Toni
Preckwinkle
Paul
Vallas
Willie
Wilson
Other Undecided
2019
Global Strategy Group[148][149] January 10-15 600 ±4.0% - - 9% - - - - - - - - 11% 11% - - - -
2018
Tulchin Research[150] December 10-16 600 ±4.0% - 3% 10% 6% - 2% - - - 3% 8% 12% 22% 10% 7% - 19%
ALG Research[151][152][153] December, 4-9 600 - 6% 3% 9% 5% - - - - - 4% 7% 16% 21% 6% 8% - -
ALG Research[152] December, 4-9 600 - 4% 4% 12% 4% - - - - - 3% 6% 20% 22% - 7% - -

Runoff polling

Timeline

2017

  • June: The organization Take Charge Chicago (led by former Illinois Governor Pat Quinn) begins circulating petitions to place a referendum on the November 2018 ballot which, if approved by voters, would have prohibited Chicago mayors from serving more than two consecutive terms. If approved by voters, this would have prevented incumbent mayor Rahm Emanuel from being eligible for reelection[161]
  • October 19: Rahm Emanuel declares his intention to seek reelection[162]
  • November 17: Troy LaRiviere announces candidacy[36]

2018

March
  • March 21: Gery McCarthy announces candidacy[163]
  • March 29: Willie Wilson announces candidacy[44]
April
  • April 19: Dorothy A. Brown Cook announces candidacy[47]
  • April 20: Ja'Mal Green announces candidacy[164]
  • April 22: Neal Sáles-Griffin announces candidacy[32]
May
  • May 2: Paul Vallas announces candidacy[43]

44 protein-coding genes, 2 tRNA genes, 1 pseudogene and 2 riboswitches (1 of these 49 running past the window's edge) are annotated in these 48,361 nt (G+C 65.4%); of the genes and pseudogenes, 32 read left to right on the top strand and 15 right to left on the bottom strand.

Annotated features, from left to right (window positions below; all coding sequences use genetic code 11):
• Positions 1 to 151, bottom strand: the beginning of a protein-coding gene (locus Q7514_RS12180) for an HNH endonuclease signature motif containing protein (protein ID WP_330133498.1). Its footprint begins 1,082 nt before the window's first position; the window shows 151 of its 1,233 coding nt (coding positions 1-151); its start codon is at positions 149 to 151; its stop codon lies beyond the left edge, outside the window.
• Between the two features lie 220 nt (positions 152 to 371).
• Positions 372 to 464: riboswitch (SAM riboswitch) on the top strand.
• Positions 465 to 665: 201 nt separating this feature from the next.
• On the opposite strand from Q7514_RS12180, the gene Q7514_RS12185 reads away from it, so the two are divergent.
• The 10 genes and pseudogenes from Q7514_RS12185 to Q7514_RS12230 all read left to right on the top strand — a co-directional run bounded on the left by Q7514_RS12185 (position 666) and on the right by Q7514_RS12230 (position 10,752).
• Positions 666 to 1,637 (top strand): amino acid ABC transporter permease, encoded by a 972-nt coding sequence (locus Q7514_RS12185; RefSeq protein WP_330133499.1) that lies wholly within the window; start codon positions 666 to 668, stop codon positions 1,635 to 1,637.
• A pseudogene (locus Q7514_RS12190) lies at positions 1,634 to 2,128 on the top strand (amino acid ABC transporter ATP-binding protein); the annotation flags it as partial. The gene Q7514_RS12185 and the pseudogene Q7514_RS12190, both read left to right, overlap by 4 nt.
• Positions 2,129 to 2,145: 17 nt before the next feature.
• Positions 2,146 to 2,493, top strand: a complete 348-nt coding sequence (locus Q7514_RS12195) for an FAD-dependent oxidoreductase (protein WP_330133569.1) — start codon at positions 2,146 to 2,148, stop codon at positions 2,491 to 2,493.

• May 8: John Kozlar announces candidacy[165]
  • May 10: Lori Lightfoot announces candidacy[166]
July
  • July 10: Matthew Roney announces candidacy[167]
August
  • August 6: Take Charge Chicago formally submits to the Chicago Board of Election its petition for a term-limits referendum question to be included on the November 2018 ballot[168]
  • August 24: Trudy Leong announces candidacy[169]
  • August 29: Amara Enyia[20] and Jerry Joyce[34] announce candidacies
  • August 31: Chicago Board of Elections rules that the term-limits referendum question petitioned by Take Charge Chicago had collected a sufficient number of valid signatures to preliminary qualify for inclusion on the November 2018 ballot[170]
September
  • September 4: Rahm Emanuel withdraws
  • September 11: Antoine Members[171] and Charles Minor[172] announce candidacies
  • September 12: Chicago Board of Elections rules that the term-limits referendum question petitioned by Take Charge Chicago is ineligible for inclusion on the November 2018 ballot due to improper phrasing[173][174][175]